Companies have spent significant amounts of money, time, effort and human capital on implementing processes to align their organizations on strategy. This includes lean manufacturing, ISO certification, just in time inventory, optimization of delivery systems, and financial operations. For a variety of reasons, this attention has not been consistently applied to the sales force.
Most CEO’s don’t rise through the ranks having come from sales. They are most often experienced in operations, finance, engineering, technology and science. The irony is that these disciplines emphasize data, analysis, strategy and process. Yet close to eighty percent of the sales organizations which we have evaluated lack a clearly-defined, coherent sales process, and worse, there is insufficient inspection and accountability by sales leadership of what little process exists. Despite widescale implementation of CRM systems, pipeline and forecasting, accuracy is a significant problem. Look no further than the discounting needed to get deals closed.
Human capital and its development is a tremendous challenge. We have aging sales forces, fewer large companies investing in the training of new salespeople, and a seismic shift from account management to more proactive consultative sellers. Sales managers tend to be untrained individual producers who have little patience for developing salespeople.
If one of your business strategies is to take market share, you need a sales process which aligns with that strategy, salespeople who are skilled at capturing business from incumbents, and sales leaders capable of coaching up presenters and turning them into proactive hunters. Unfortunately, almost half of all salespeople are either untrainable (they don’t have the incentive to change), highly resistant to coaching or limited by their DNA (often non-supportive beliefs).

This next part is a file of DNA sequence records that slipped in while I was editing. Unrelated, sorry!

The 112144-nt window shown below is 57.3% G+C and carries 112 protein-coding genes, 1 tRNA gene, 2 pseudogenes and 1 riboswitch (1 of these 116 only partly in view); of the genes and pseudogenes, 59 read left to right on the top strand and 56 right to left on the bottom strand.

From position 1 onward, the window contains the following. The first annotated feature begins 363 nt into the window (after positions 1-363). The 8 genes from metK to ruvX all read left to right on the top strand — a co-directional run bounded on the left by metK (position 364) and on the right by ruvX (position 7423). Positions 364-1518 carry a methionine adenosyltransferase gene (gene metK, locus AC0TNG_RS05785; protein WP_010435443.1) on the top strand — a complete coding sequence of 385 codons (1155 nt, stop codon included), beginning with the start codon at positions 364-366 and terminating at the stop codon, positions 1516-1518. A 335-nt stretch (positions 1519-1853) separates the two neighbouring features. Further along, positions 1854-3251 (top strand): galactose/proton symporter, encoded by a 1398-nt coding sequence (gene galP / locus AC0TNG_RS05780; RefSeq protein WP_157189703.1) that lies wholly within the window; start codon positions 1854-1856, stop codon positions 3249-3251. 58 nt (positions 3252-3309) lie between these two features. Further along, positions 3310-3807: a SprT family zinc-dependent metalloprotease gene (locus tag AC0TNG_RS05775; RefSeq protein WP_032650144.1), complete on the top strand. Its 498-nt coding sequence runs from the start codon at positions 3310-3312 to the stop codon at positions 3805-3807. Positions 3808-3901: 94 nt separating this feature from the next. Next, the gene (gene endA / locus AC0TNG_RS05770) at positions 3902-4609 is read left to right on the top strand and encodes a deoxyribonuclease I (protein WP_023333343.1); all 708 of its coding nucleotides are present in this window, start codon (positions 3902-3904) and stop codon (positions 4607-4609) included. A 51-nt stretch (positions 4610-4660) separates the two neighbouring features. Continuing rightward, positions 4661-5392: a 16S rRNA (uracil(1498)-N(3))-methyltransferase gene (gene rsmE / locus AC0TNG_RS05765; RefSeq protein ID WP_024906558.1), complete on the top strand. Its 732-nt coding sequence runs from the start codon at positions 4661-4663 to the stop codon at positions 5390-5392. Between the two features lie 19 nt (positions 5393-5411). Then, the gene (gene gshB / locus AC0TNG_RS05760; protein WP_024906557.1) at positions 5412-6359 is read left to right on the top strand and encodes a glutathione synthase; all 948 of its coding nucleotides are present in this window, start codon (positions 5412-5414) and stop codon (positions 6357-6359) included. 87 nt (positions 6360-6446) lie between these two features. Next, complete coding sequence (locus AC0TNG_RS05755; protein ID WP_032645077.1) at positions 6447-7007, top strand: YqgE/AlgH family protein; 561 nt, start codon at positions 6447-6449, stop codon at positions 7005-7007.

Recruiting for talent vs. knowledge is an absolute necessity if sales organizations are to address these challenges. In addition to identifying talent, Human Resources and sales leadership must understand, be able to recognize, and select salespeople who possess the core sales DNA required for success.
The most exciting aspect of this is that companies are beginning to recognize that sales must be a strategically-valued part of their business, and as such, requires investment, attention and strong sales leadership.
If you are curious about how well-developed your sales organization is, complete our short Sales Force Grader.
Do you and or your sales leaders need to have greater impact on your sales force? If so, Kurlan & Associates is holding a Sales Leadership Intensive this May in Boston.